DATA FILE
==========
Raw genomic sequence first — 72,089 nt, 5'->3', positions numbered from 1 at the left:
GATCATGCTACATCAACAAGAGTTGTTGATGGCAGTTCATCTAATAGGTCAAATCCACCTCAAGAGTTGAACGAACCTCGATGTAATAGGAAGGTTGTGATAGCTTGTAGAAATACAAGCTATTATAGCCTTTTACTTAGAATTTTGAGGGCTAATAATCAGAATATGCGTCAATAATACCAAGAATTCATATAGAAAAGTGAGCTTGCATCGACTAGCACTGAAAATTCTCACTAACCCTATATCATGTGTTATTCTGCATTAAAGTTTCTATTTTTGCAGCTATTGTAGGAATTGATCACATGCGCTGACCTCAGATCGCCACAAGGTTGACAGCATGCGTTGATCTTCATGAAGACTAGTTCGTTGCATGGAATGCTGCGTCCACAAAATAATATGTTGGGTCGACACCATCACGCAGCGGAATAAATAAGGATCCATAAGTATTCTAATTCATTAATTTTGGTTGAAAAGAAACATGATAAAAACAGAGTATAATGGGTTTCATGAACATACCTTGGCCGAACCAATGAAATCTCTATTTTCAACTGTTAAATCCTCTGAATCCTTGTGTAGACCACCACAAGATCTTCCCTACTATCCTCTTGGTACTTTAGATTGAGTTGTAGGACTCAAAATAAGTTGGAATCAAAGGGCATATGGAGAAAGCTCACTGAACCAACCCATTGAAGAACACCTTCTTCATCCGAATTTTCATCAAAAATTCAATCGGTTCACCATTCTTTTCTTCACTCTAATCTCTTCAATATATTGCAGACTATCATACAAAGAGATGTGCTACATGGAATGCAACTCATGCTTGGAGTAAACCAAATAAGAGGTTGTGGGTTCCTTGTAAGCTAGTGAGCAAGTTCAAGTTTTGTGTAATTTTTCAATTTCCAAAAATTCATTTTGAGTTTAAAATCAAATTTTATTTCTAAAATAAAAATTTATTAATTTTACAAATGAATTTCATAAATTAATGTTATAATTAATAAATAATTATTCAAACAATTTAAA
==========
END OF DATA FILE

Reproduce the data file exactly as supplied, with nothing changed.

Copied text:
Raw genomic sequence first — 72,089 nt, 5'->3', positions numbered from 1 at the left:
GATCATGCTACATCAACAAGAGTTGTTGATGGCAGTTCATCTAATAGGTCAAATCCACCTCAAGAGTTGAACGAACCTCGATGTAATAGGAAGGTTGTGATAGCTTGTAGAAATACAAGCTATTATAGCCTTTTACTTAGAATTTTGAGGGCTAATAATCAGAATATGCGTCAATAATACCAAGAATTCATATAGAAAAGTGAGCTTGCATCGACTAGCACTGAAAATTCTCACTAACCCTATATCATGTGTTATTCTGCATTAAAGTTTCTATTTTTGCAGCTATTGTAGGAATTGATCACATGCGCTGACCTCAGATCGCCACAAGGTTGACAGCATGCGTTGATCTTCATGAAGACTAGTTCGTTGCATGGAATGCTGCGTCCACAAAATAATATGTTGGGTCGACACCATCACGCAGCGGAATAAATAAGGATCCATAAGTATTCTAATTCATTAATTTTGGTTGAAAAGAAACATGATAAAAACAGAGTATAATGGGTTTCATGAACATACCTTGGCCGAACCAATGAAATCTCTATTTTCAACTGTTAAATCCTCTGAATCCTTGTGTAGACCACCACAAGATCTTCCCTACTATCCTCTTGGTACTTTAGATTGAGTTGTAGGACTCAAAATAAGTTGGAATCAAAGGGCATATGGAGAAAGCTCACTGAACCAACCCATTGAAGAACACCTTCTTCATCCGAATTTTCATCAAAAATTCAATCGGTTCACCATTCTTTTCTTCACTCTAATCTCTTCAATATATTGCAGACTATCATACAAAGAGATGTGCTACATGGAATGCAACTCATGCTTGGAGTAAACCAAATAAGAGGTTGTGGGTTCCTTGTAAGCTAGTGAGCAAGTTCAAGTTTTGTGTAATTTTTCAATTTCCAAAAATTCATTTTGAGTTTAAAATCAAATTTTATTTCTAAAATAAAAATTTATTAATTTTACAAATGAATTTCATAAATTAATGTTATAATTAATAAATAATTATTCAAACAATTTAAA